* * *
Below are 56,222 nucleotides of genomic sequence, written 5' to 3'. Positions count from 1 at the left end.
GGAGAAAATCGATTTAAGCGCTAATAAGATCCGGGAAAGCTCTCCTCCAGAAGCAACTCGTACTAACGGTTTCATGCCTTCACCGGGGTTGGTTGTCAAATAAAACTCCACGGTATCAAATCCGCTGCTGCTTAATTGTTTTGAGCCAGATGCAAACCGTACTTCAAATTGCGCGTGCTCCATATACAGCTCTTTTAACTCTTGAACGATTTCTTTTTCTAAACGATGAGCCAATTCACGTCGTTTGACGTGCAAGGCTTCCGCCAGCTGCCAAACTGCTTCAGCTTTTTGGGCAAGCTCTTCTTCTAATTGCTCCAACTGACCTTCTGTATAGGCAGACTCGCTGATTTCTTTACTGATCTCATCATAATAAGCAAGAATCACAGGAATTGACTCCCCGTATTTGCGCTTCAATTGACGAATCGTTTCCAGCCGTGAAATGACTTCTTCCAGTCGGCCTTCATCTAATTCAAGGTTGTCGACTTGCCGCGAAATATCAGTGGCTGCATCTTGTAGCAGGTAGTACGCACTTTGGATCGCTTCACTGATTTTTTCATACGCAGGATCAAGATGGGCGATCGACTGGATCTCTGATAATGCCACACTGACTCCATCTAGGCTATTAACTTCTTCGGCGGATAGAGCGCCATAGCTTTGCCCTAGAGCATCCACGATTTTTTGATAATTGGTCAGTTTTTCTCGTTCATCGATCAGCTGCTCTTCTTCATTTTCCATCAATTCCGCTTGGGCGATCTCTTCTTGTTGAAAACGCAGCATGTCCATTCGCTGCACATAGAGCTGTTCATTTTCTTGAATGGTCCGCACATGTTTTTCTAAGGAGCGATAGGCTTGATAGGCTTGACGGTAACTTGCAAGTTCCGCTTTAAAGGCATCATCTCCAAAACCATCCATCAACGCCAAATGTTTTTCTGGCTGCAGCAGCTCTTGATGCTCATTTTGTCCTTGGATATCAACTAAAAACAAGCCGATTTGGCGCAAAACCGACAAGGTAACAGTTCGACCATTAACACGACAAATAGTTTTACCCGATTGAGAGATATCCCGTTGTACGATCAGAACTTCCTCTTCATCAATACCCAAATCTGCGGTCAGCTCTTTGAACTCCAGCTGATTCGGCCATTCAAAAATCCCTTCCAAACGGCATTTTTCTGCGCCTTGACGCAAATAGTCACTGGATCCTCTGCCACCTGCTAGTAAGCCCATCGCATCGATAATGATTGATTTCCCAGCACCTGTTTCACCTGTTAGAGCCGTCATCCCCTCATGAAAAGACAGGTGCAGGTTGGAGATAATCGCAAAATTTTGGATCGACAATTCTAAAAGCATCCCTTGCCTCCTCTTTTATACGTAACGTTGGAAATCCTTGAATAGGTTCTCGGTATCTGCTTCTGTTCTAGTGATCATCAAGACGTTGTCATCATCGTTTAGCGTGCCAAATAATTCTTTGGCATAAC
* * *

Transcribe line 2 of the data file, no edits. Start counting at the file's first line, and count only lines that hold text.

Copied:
GGAGAAAATCGATTTAAGCGCTAATAAGATCCGGGAAAGCTCTCCTCCAGAAGCAACTCGTACTAACGGTTTCATGCCTTCACCGGGGTTGGTTGTCAAATAAAACTCCACGGTATCAAATCCGCTGCTGCTTAATTGTTTTGAGCCAGATGCAAACCGTACTTCAAATTGCGCGTGCTCCATATACAGCTCTTTTAACTCTTGAACGATTTCTTTTTCTAAACGATGAGCCAATTCACGTCGTTTGACGTGCAAGGCTTCCGCCAGCTGCCAAACTGCTTCAGCTTTTTGGGCAAGCTCTTCTTCTAATTGCTCCAACTGACCTTCTGTATAGGCAGACTCGCTGATTTCTTTACTGATCTCATCATAATAAGCAAGAATCACAGGAATTGACTCCCCGTATTTGCGCTTCAATTGACGAATCGTTTCCAGCCGTGAAATGACTTCTTCCAGTCGGCCTTCATCTAATTCAAGGTTGTCGACTTGCCGCGAAATATCAGTGGCTGCATCTTGTAGCAGGTAGTACGCACTTTGGATCGCTTCACTGATTTTTTCATACGCAGGATCAAGATGGGCGATCGACTGGATCTCTGATAATGCCACACTGACTCCATCTAGGCTATTAACTTCTTCGGCGGATAGAGCGCCATAGCTTTGCCCTAGAGCATCCACGATTTTTTGATAATTGGTCAGTTTTTCTCGTTCATCGATCAGCTGCTCTTCTTCATTTTCCATCAATTCCGCTTGGGCGATCTCTTCTTGTTGAAAACGCAGCATGTCCATTCGCTGCACATAGAGCTGTTCATTTTCTTGAATGGTCCGCACATGTTTTTCTAAGGAGCGATAGGCTTGATAGGCTTGACGGTAACTTGCAAGTTCCGCTTTAAAGGCATCATCTCCAAAACCATCCATCAACGCCAAATGTTTTTCTGGCTGCAGCAGCTCTTGATGCTCATTTTGTCCTTGGATATCAACTAAAAACAAGCCGATTTGGCGCAAAACCGACAAGGTAACAGTTCGACCATTAACACGACAAATAGTTTTACCCGATTGAGAGATATCCCGTTGTACGATCAGAACTTCCTCTTCATCAATACCCAAATCTGCGGTCAGCTCTTTGAACTCCAGCTGATTCGGCCATTCAAAAATCCCTTCCAAACGGCATTTTTCTGCGCCTTGACGCAAATAGTCACTGGATCCTCTGCCACCTGCTAGTAAGCCCATCGCATCGATAATGATTGATTTCCCAGCACCTGTTTCACCTGTTAGAGCCGTCATCCCCTCATGAAAAGACAGGTGCAGGTTGGAGATAATCGCAAAATTTTGGATCGACAATTCTAAAAGCATCCCTTGCCTCCTCTTTTATACGTAACGTTGGAAATCCTTGAATAGGTTCTCGGTATCTGCTTCTGTTCTAGTGATCATCAAGACGTTGTCATCATCGTTTAGCGTGCCAAATAATTCTTTGGCATAAC